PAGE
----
A balanced diet is essential to ensure quality milk production and optimal health. It’s also important to establish a good relationship with the animals. In fact, I actually name my cows Suzy, Lara and Gio; it helps me bond with them. And a happy cow gives you happy milk!

Does the size of the herd affect product quality?
Size isn’t an issue so long as the entire process of feeding, milking and working the milk is consistent and you don’t cut corners. At the moment, we have more than 100 cows and process 300-400 liters of milk a week. If we’re able to garner enough support from the public and then get approval from the authorities, the plan is to grow the herd to at least 400 cows.

How important is craft farming education to you?
I receive at least four or five letters a week from school teachers and parents wanting to visit us for educational tours. There’s a huge push globally to revive craft food culture, and I wanted to bring the movement to Singapore. I believe my farm can provide lots of learning opportunities.

What’s your favorite way to consume milk?
I like it in any form. But I especially love adding milk to my spaghetti, using a recipe I learnt from my granny.


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This New Zealand rock band—comprising vocalists Jeremy Redmore and Simon Oscroft, keyboardist and rhythmic guitarist Nick Campbell, bassist Matt Warman and drummer Aidan Bartlett—talks to Chin Hui Wen about their influences, the evolution of their sound and the reality of digital downloads.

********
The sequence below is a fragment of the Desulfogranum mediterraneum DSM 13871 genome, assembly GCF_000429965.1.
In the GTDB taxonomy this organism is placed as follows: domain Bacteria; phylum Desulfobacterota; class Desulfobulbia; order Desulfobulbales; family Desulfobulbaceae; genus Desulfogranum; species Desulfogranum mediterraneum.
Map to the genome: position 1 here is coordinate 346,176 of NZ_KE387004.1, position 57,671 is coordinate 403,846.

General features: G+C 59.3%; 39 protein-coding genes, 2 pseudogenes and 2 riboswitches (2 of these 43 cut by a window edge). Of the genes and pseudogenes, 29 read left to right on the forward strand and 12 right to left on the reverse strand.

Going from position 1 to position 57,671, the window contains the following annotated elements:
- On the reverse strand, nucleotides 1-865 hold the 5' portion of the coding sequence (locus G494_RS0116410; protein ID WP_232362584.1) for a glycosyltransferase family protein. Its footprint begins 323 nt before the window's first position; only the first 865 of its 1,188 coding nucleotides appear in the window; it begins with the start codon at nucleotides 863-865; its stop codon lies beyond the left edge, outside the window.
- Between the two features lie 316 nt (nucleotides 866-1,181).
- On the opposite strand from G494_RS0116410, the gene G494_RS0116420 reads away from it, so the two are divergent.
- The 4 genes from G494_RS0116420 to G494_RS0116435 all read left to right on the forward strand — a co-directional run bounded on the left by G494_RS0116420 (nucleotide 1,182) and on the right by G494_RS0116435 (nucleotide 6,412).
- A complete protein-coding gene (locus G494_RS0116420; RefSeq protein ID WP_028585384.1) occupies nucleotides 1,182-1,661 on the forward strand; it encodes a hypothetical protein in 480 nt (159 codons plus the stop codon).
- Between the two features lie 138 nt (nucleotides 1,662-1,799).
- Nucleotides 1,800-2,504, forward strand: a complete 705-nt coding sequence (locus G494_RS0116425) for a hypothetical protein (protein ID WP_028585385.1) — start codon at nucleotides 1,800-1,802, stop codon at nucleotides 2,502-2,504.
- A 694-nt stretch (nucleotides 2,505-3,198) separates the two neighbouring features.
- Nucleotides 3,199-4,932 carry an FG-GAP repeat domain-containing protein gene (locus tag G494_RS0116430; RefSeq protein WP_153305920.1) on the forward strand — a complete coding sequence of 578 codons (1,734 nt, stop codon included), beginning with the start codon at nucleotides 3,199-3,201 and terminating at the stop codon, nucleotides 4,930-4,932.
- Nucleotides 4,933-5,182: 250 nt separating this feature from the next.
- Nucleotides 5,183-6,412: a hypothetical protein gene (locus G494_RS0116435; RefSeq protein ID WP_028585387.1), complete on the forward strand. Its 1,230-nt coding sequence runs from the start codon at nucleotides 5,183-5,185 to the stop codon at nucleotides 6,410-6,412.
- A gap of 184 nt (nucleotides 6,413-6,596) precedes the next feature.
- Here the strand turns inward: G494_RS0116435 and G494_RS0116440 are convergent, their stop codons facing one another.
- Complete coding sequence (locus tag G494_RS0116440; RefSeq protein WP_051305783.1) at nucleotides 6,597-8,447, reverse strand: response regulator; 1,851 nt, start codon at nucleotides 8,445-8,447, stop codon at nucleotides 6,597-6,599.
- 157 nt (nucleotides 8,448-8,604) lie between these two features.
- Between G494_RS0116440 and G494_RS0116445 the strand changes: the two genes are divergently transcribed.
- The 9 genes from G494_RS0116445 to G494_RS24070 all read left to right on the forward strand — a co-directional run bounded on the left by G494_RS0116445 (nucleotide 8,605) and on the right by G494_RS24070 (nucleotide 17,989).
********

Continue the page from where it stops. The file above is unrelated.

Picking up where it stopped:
Are you all close?
We've all been best friends for a long time and have even lived together the past two years. So maybe we're a little too close!

How has being from New Zealand influenced your sound?
I think New Zealand breeds a lot of musicians who aren't afraid to experiment and to be 100 percent themselves. That's definitely the case for us.

What bands do you listen to?
We listen to a huge range of music but recently we've been influenced a lot by the nineties sounds of The Verve, Stone Roses, Pearl Jam, Jane's Addiction and Oasis.

Has your music changed since recording the first album, The Brave Don’t Run?
Our music has become what we are as a live band—heavier and more “rocky”.

Which artists would you most like to go on tour with?
Pearl Jam, Jane's Addiction, The Killers, Kasabian and Bruce Springsteen.

Best gig you've ever played?
The biggest festival in New Zealand is called Big Day Out and we were lucky enough to play on the main stage to 20,000 people (all singing our songs back to us). It was incredible.

Have you had any embarrassing moments onstage?